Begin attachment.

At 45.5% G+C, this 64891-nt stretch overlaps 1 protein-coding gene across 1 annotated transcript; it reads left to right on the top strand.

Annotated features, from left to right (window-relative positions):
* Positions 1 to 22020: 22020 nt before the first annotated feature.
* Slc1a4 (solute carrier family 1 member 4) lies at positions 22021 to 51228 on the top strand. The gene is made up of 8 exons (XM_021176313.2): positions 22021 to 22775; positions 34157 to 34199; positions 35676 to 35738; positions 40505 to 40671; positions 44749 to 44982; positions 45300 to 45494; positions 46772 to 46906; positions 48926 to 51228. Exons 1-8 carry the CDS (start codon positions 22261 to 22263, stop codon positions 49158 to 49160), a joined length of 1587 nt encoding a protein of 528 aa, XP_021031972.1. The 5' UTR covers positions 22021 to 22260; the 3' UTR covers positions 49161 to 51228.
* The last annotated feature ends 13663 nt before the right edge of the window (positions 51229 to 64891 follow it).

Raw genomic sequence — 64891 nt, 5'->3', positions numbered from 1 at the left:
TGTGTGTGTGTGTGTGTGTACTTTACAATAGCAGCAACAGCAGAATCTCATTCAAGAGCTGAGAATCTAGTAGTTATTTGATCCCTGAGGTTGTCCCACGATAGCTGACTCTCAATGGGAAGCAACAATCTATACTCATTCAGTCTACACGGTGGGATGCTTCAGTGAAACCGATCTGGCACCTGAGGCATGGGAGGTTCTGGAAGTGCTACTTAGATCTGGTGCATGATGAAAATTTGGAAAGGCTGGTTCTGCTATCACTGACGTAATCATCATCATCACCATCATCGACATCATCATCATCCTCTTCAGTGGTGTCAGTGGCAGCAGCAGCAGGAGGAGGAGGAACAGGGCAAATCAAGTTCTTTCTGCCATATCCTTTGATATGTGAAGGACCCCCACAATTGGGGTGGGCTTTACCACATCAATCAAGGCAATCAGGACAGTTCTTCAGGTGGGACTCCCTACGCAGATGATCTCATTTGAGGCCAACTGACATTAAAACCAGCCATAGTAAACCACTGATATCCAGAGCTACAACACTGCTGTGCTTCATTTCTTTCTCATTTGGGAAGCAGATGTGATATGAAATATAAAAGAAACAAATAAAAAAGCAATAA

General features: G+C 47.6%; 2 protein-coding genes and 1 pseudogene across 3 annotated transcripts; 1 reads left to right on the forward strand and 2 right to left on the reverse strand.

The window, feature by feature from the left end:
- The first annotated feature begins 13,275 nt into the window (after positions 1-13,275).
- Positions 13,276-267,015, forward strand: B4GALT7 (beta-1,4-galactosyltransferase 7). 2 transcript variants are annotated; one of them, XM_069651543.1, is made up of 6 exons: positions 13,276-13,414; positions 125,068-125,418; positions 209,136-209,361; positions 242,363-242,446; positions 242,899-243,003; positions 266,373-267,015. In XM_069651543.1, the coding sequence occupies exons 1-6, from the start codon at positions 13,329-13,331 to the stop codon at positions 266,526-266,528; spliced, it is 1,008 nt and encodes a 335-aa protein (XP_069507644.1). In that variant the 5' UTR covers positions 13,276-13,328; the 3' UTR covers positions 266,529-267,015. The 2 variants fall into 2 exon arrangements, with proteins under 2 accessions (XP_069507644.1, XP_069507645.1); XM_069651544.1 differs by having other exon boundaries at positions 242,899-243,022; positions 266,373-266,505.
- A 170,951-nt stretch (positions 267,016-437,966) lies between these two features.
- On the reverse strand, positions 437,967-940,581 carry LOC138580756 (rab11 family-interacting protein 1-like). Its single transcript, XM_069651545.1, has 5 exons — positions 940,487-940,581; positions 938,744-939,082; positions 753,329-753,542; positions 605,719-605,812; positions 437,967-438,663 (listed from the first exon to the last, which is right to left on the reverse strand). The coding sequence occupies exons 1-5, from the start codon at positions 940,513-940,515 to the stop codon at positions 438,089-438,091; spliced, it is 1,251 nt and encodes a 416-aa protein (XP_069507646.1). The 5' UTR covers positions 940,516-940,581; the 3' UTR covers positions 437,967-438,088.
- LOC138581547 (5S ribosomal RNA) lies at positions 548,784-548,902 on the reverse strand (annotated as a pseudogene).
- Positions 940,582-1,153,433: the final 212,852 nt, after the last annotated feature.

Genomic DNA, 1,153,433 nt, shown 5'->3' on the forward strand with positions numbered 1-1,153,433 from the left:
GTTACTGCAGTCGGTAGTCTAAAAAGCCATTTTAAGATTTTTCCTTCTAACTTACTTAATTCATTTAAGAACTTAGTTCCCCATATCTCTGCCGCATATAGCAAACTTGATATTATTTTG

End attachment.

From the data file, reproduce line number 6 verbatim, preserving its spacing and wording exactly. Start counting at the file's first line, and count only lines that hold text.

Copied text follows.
Raw genomic sequence — 64891 nt, 5'->3', positions numbered from 1 at the left: